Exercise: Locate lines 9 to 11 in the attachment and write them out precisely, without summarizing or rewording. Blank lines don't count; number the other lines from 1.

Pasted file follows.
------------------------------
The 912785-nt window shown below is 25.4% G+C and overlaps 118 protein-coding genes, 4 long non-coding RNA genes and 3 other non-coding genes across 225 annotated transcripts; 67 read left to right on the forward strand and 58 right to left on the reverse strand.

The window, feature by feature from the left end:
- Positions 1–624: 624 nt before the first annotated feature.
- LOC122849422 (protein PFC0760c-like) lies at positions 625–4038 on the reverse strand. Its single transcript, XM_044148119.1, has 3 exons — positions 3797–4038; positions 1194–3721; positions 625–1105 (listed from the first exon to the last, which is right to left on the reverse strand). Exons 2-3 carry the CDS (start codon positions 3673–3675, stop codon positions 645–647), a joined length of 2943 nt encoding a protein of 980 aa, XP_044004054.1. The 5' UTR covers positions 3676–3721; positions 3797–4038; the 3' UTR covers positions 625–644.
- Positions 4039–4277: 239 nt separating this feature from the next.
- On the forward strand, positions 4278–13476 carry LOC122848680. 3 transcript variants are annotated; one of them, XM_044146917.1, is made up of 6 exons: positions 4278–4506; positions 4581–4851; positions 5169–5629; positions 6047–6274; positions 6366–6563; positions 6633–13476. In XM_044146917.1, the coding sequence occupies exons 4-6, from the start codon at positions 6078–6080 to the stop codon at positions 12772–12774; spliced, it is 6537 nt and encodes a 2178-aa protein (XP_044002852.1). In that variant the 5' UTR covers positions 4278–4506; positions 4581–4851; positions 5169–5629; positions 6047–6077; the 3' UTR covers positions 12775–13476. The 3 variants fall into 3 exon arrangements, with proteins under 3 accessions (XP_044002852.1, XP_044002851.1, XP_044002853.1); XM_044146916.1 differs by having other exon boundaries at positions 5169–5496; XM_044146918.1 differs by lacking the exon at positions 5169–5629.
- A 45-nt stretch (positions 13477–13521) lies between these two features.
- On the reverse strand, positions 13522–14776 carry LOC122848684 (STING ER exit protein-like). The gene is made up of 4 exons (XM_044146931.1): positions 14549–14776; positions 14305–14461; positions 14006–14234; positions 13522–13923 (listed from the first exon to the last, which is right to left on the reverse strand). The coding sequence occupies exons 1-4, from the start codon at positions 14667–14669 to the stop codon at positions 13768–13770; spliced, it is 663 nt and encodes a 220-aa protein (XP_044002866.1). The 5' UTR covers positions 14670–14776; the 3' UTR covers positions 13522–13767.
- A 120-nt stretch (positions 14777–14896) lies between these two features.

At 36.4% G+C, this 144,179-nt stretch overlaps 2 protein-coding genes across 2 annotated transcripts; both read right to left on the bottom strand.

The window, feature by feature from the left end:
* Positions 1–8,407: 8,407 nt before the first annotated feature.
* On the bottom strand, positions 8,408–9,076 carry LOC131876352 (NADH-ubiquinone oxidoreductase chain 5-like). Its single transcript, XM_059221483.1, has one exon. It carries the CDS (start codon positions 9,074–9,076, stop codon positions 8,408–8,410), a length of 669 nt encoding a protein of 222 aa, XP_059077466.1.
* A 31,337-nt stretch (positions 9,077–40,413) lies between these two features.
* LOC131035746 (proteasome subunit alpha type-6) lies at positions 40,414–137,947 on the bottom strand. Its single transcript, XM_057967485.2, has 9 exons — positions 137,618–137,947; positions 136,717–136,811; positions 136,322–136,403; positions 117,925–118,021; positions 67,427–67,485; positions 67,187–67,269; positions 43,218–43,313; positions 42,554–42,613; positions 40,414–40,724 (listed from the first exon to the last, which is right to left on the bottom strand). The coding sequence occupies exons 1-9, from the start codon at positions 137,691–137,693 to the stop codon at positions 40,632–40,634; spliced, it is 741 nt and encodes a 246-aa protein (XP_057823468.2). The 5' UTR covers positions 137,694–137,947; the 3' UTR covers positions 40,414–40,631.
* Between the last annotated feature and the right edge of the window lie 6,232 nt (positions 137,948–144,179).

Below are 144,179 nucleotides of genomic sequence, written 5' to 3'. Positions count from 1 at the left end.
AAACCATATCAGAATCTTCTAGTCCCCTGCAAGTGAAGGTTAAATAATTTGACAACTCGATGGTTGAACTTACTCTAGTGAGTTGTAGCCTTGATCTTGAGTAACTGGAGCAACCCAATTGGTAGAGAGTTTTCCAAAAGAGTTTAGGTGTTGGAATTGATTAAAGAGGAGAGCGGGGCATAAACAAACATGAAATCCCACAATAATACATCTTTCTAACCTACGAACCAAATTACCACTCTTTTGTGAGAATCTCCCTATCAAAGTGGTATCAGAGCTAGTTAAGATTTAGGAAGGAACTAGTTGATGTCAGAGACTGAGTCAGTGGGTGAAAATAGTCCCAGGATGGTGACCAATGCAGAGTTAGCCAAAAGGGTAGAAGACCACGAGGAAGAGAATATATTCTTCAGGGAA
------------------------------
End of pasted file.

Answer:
- A 120-nt stretch (positions 14777–14896) lies between these two features.

At 36.4% G+C, this 144,179-nt stretch overlaps 2 protein-coding genes across 2 annotated transcripts; both read right to left on the bottom strand.

The window, feature by feature from the left end: